It was one of those rounds in which everything clicked. It was his best round of the season, and he only had one club rattling around in his bag.
Armed with his trusty 7-iron, Whitehorse’s Vic Istchenko hit a tournament record 77 to win the One Club Wonder Invitational on Saturday at Mountain View Golf Club.
“It was one of those magical days where I could do no wrong,” said Istchenko. “It is an amazing feeling. It’s like, ‘That was just luck,’ and then you get to the next hole and you do it again, and you say, ‘This never happens.’”
“I’m sorry to say 77 is the best score I’ve posted all year,” he added. “I had a 78 with a full bag … (But) I’ll keep the rest of the clubs.”
Istchenko, a two-time Yukon men’s champ and one-time senior champ, had three birdies, five bogeys and a pair of doubles to win the golden cardigan – the tournament’s answer to the green jacket of the Masters.
He’s buttoned up the winner’s sweater a few times before. Saturday was his fifth time winning, which puts him in a tie for the most wins with last year’s champ Blaine Tessier, who set the previous tournament record last year with a 79. Istchenko won the tournament with an 89 in 2008, the last time he donned the cardigan.
Even his putting, which is usually a weak spot in his game, was working with the iron. He had the fewest putts in the tournament with 25 over the 18 holes.
“I’m known as the worst putter in town, (but) you should see me with my seven iron: I was unbelievable,” said Istchenko. “I was knocking them in from everywhere – a couple of chip-ins. I think I only made one mistake in the fairway.”
Mountain View pro Jeff Wiggins, who won in 2010, placed second with an 86. Former Yukon champ Landon Kulych came third with an 87.
“The hardest part about the seven-iron is hitting the par-threes that are only 140, 150 yards,” said Istchenko. “That’s a really tough shot.”
A 7-iron was also working well for Leif Lassen, who was surprised to learn he won the low net competition. He had no idea he was in the running for the title.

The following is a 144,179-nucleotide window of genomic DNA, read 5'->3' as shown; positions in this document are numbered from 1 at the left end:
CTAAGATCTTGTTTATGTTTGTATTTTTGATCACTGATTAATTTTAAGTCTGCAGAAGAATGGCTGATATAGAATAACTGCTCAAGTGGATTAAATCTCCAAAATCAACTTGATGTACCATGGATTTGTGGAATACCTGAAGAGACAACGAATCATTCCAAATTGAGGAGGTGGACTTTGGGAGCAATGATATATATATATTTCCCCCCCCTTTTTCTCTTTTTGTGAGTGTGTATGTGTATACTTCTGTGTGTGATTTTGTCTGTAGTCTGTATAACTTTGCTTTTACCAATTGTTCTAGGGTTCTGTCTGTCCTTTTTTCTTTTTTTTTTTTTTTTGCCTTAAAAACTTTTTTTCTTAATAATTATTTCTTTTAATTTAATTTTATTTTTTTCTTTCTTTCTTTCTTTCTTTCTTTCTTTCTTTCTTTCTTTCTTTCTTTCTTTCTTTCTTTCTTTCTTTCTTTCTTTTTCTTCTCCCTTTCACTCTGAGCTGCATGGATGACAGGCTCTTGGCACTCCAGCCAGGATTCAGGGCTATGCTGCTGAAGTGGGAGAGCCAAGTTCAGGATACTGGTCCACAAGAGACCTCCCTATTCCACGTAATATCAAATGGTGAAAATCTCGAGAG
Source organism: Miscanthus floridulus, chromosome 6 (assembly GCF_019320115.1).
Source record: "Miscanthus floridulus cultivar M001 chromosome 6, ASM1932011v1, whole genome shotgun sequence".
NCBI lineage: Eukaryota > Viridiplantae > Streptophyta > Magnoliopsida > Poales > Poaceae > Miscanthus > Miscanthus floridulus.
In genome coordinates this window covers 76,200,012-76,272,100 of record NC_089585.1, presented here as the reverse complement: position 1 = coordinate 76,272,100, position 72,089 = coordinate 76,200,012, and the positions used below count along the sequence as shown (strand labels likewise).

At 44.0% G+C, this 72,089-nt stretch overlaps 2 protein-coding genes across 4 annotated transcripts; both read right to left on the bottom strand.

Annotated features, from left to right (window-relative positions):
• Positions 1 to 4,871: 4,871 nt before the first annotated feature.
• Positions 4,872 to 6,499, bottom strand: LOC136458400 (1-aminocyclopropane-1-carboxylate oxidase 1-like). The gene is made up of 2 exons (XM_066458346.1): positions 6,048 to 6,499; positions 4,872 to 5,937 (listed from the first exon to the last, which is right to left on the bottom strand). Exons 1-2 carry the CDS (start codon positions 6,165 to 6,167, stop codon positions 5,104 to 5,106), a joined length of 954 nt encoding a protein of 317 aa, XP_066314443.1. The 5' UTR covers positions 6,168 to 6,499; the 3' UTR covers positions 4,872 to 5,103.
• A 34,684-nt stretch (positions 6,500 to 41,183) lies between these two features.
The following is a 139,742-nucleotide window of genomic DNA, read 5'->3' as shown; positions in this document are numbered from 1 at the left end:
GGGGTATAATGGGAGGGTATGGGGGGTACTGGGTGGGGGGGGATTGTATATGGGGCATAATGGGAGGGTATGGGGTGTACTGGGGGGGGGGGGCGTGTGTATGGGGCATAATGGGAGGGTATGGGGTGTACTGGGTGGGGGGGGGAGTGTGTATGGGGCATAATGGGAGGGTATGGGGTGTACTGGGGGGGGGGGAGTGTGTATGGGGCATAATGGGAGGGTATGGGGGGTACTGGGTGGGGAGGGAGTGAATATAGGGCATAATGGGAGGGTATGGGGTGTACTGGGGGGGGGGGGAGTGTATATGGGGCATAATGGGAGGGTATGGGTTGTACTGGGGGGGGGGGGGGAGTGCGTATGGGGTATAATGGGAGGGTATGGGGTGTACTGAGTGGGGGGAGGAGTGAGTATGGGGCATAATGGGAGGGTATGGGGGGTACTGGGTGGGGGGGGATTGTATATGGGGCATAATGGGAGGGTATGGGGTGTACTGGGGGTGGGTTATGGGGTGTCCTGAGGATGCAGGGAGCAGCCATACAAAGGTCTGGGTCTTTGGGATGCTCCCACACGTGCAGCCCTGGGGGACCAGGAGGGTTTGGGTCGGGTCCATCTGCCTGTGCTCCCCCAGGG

“I didn’t even know I won anything. It’s crazy!” said Lassen. “I had an awesome round.
“I missed like three or four putts, but I was stroking it. It was awesome.”
Lassen, who played the tournament for his first time last year, hit a 91 with a handicap of 16 to card low net of 75.
“I parred number one, right away – that was wrong,” said Lassen. “It’s never good to start with a par.
“Basically, I shot my handicap – just over. That’s bullshit. There are a lot of clubs (in my bag) that can just go away.”
Gord Starko placed second with a net score of 78. Garry Potter and tournament organizer and co-founder Patrick Michael tied for third with low-nets of 79.
“We started 18 years ago when seven of us went off on the 10th hole,” said Michael. “It was the first week of October and we were on temp greens. We hit our first drives and it started to snow – that’s where the whole thing started.
“We kept coming back to it, got it up to doing 18 holes, and it got to the point where we didn’t want to have it too late in the year to be past having the real greens open.”
With his name etched on the low-net trophy, Lassen is now ensured a spot in the tournament next year, like all past winners. This year’s edition saw 34 players take part, close to the maximum of 40.
One-club tournaments are not unique to Yukon. A One Club Golf UK charity tournament was established last year in Northampton. There was a one-club world championship held in Atlanta in 2010, but the championship website has since been taken down. (Whether or not those tournaments allow a putter, which Mountain View’s does not, was not specified.)
Golf Digest reports two-time Masters champ Bubba Watson enjoys playing the occasional round with just one club. He reportedly shot an 81 at the Tom Fazio-designed Pine Hill Golf Course in New Jersey last year using a 20-degree hybrid.
The Guinness World Record Book has American Thad Daber holding the one-club world record with a two-under 70, hit with a 6-iron in 1987.
“The one club is a special day,” said Istchenko. “It’s a unique tournament, it’s a unique experience, everybody who does it can’t wait to play in it again next year because it’s just that much fun. It’s fun walking out there with just one club and knowing you’re going to hit that for every shot. It takes all the guesswork out.”
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